Letter to the Editor: Profiling the Martin Case

Dear Editor,

It’s amazing the conclusions you can jump to without a lot of information. And it’s amazing the kind of things people will believe based on nothing but hearsay.
That’s what bothers me about the Martin case- we don’t have all the facts. The issue has transgressed a possibly unwarranted shooting and turned into a race battle.

Was Martin racially profiled? There are arguments on both sides. Yes, he was a black kid walking through a gated community who was then followed by the neighborhood watch. But he was described by the shooter as an “asshole” and a “punk,” things adults at some point or another have called most teenagers. I struggle sometimes to keep up with the infinite terms that are politically incorrect, but I believe “punk” and “asshole” remain simply lewd and are racially neutral.

Let’s try another angle. Would a student at Washington College living off campus feel uncomfortable with a group of people in hoodies congregating around their stoop at night? If they couldn’t see the color of their skin, would it matter?
Let’s try one more. I’ve traveled through a few communities with neighborhood watches and the streets are littered with signs that proclaim NEIGHBORHOOD WATCH IN EFFECT REPORT SUSPICIOUS ACTIVITY CALL. We can all agree that in the eyes of a neighborhood watch that a teen in a hoodie walking through a gated neighborhood that has been prone to break-ins could be interpreted as “suspicious.” Zimmerman himself says during his recorded call that he was frustrated by break-ins in the community.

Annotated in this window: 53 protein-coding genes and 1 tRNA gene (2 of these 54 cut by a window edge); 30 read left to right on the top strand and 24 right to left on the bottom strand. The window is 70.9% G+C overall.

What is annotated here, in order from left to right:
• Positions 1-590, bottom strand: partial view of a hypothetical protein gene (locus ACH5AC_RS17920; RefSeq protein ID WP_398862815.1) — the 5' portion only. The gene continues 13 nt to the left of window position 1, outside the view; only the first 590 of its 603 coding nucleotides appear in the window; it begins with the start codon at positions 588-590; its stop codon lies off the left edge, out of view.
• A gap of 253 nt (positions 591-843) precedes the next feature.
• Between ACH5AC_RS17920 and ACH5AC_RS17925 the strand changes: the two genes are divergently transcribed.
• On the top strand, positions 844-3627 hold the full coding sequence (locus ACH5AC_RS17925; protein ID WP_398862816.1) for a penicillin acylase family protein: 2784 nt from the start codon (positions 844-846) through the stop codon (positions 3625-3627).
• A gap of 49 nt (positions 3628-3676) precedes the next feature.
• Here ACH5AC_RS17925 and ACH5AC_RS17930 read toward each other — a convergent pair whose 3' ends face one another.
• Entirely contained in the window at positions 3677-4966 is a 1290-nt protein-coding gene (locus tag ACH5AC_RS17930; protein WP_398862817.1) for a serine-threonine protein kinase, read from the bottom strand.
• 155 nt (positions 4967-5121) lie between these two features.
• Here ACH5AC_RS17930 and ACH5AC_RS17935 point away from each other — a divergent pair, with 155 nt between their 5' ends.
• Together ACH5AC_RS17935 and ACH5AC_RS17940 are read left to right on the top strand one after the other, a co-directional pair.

I think I’ve defended a possible series of events that portrays a less racist Zimmerman. Do I agree with how everything happened? Zimmerman following Martin despite police orders not to, the altercation and shooting? Of course not. A gun is a hefty thing. It requires a level of responsibility that Zimmerman showed he lacks.
In no way do I believe racism isn’t a problem that plagues our country. There are incidents of unjust profiling (both race-related and otherwise) that just shouldn’t happen, but do every day. Despite this, we can’t jump to the conclusion that a crime was committed based on racial profiling just because the two individuals on opposite sides of the altercation were of two different races. Isn’t that a kind of profiling itself? Doesn’t that make us just as bad as the original profilers?
Did Zimmerman profile Martin? Is this a matter of race and not a matter of law? I don’t know. And guess what? Neither do you.

-Parker McIntosh ‘13

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